But Unisys' Titus says that for too many organizations the lessons from breaches that occurred to RSA and Sony will not be heeded until such attacks occur to them. "I don't know that it will stop a lot of people until it happens to them. Unfortunately a lot of people read about things happening and don't think it's going to happen to them," says Titus, the onetime CISO at the Transportation Security Administration, the federal agency charged with protecting the nation's airports. "What is the fallout from the Sony breach and are people going to hold their breath and wait and see what happens or are they going to proactively go and take actions? And are the institutions actually going to help people understand what protections they could put in place for themselves?"
It's a concerned echoed by Intel's Harkins: "The thing I worry about with all of these breaches is that companies, individuals and users start shying away from technology and the productive use of it. The best way to shape risk is to sometimes run toward the risk of your assets. I believe my mission at Intel, and more broadly information security's mission in any organization, should be protecting to enable.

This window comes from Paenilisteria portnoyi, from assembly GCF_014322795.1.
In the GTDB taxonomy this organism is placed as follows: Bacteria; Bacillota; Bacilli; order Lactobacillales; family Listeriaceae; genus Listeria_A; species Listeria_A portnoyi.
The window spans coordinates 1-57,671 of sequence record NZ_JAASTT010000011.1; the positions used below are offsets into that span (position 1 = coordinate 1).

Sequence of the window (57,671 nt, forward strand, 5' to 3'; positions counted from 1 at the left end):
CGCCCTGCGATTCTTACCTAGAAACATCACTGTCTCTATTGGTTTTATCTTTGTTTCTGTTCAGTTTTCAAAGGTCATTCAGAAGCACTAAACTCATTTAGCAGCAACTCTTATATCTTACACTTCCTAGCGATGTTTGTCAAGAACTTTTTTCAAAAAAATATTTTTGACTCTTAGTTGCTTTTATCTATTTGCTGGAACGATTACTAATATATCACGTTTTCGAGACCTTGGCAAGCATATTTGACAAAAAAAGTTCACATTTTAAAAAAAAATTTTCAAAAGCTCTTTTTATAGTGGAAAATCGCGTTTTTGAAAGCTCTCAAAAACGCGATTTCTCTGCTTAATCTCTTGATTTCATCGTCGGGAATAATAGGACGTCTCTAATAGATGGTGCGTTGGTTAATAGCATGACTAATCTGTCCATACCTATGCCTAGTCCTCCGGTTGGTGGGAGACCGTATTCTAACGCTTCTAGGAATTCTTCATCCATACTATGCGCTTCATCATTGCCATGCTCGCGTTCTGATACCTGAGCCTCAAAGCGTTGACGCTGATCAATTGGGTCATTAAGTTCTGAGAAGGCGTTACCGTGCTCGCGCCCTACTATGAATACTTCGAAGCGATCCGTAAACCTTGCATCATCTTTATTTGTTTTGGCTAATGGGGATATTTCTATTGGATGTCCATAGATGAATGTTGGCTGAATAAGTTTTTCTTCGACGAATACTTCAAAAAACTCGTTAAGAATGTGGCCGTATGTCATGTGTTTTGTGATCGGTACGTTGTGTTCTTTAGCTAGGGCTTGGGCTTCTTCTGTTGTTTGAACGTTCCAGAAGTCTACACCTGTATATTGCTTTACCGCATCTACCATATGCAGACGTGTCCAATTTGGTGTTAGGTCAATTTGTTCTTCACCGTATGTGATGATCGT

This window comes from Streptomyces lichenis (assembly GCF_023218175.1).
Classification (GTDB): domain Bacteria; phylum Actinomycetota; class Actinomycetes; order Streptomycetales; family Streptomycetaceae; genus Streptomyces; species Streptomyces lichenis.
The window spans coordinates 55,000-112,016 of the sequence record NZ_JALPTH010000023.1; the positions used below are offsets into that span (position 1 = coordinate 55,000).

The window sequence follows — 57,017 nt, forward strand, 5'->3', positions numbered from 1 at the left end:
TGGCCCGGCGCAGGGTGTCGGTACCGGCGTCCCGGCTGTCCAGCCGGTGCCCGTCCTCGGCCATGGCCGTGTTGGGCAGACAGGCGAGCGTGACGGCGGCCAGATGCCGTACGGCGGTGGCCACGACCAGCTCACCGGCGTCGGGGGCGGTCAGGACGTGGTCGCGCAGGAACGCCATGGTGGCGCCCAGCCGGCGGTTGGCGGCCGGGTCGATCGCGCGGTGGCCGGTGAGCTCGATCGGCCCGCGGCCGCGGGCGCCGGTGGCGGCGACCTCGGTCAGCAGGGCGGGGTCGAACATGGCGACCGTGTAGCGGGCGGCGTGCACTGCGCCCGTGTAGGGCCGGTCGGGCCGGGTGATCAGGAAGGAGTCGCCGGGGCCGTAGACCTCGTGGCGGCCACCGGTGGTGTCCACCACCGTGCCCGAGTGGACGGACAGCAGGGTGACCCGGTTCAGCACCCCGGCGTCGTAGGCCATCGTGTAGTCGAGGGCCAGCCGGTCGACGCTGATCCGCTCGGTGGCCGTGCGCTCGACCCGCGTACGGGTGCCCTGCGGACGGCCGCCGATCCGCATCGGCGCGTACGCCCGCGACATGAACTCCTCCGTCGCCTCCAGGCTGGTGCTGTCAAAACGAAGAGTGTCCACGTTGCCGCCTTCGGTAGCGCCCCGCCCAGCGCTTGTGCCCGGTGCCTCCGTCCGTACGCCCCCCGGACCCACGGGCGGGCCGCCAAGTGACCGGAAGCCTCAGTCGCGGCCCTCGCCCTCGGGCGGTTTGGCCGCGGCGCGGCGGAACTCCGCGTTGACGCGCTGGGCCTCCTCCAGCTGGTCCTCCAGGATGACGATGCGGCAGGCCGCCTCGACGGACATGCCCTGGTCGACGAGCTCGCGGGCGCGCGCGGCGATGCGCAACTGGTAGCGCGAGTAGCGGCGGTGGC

"If we are not enabling the use of the information, then the organization can't get the value. That's why I think it's a risk management thing. That's why I think there's a lot of balancing of items. As much as organizations look to prevent, detection is a big area that they need to focus on. And certainly response needs to be a prepared critical control for what I think is inevitable in terms of potential breaches or intrusions into people's computer environments."